I think maybe I am not

JR's picture

I think maybe I am not explaining point well enough. I completely agree with your statement of " why don't we take the source code of the application, which is open source, and here is the crazy part of my suggestion, compile it to run on Linux."

If article was about porting this app or contrasting it against existing projects I would be praising it.

LJ's description of itself is "The monthly magazine of the Linux community, promoting the use of Linux worldwide" That is very different from saying you are "Linux Centered".

Linux is open source. Not all open source is Linux. I am not saying that is a bad thing. And I am also not saying that the project is not worth talking about or reviewing. This article doesn't do or make process towards what LJ stated purpose is. Which ultimately is why I read LJ

No Trolling Intended

JR's picture

I read LJ because as the tag line reads from googling LJ "The monthly magazine of the Linux community, promoting the use of Linux worldwide".

Realistically I know there only so many bash scripts , perl 1 liners you can do. But as it was stated by others before me, there is more to linux then just the kernel and shell tools.

You are putting out a product that is set to service a market that has a specific requirement. If this was an article about what linux could learn from the application or what is being done with it that is not being done in linux or even if it was about the differences in the coding environments. Then really I wouldn't have any thing to complain about.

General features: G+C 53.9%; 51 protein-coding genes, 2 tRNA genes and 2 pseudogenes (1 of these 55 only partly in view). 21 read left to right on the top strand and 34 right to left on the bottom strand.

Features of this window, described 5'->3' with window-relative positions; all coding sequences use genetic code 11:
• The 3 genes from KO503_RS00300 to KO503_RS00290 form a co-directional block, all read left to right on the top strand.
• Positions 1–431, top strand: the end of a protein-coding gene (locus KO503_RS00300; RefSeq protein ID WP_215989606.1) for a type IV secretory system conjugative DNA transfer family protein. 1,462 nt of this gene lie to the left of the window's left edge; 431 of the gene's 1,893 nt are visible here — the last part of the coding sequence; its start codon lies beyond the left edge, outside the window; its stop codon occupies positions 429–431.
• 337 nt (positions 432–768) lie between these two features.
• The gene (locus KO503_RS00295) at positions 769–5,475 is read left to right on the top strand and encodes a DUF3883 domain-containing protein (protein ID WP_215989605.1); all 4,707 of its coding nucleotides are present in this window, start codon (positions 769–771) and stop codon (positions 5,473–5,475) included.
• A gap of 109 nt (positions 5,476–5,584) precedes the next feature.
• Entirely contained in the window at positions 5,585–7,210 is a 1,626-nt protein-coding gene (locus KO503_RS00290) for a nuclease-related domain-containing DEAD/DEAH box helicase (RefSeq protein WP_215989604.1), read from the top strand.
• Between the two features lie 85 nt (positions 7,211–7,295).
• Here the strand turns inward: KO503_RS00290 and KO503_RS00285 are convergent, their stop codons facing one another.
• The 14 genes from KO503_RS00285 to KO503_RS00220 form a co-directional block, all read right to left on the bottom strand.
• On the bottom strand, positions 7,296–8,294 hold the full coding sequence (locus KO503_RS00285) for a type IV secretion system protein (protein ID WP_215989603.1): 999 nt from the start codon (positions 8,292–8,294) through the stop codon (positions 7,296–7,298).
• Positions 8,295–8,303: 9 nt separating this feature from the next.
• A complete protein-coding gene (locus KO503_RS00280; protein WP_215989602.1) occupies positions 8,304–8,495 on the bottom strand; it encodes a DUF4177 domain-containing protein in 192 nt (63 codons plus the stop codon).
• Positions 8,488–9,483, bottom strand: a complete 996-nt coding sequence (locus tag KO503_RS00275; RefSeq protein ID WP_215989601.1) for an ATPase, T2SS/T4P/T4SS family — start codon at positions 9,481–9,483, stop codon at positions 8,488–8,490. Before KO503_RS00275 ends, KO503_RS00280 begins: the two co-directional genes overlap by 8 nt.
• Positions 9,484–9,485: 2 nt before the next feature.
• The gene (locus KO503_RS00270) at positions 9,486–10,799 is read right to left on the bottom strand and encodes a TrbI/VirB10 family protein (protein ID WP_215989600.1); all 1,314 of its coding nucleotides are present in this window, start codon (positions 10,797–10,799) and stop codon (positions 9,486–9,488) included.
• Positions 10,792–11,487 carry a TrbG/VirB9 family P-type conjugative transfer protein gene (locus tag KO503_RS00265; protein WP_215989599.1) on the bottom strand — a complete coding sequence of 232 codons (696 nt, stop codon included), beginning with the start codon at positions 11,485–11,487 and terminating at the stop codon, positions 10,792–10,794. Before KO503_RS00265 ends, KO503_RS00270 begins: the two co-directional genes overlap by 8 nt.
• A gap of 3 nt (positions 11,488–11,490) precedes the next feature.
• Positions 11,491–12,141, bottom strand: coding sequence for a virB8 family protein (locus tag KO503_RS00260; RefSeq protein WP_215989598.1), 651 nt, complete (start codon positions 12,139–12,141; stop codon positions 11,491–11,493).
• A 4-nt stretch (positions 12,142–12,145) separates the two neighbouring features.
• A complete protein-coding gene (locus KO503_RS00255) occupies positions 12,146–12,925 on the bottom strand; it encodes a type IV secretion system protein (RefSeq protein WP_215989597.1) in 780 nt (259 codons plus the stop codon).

I don't have a problem with the application , or that it runs only on Mac. As a reader I come to LJ for exactly what your tag line states. To use the analogy "You wouldn't go to an Italian Restaurant expecting curry dishes.

The argument of I don't get it because I am not open source enough is a silly one. No one is saying that Linux is the end all be all of open source. It just that I am going to a Linux Restaurant and tonight I don't want curry.

If you are going to include more articles like this. Then just call the magazine mostly about linux but some other stuff we think is cool. Then that would also take away from my issue with this article.

Your Analogy

Shawn Powers's picture

To continue your analogy, I think this article is more like an Italian restaurant that has a burger on the menu. You certainly don't have to order the burger, but if the guy at the table next to you is enjoying a burger, shouldn't that be OK?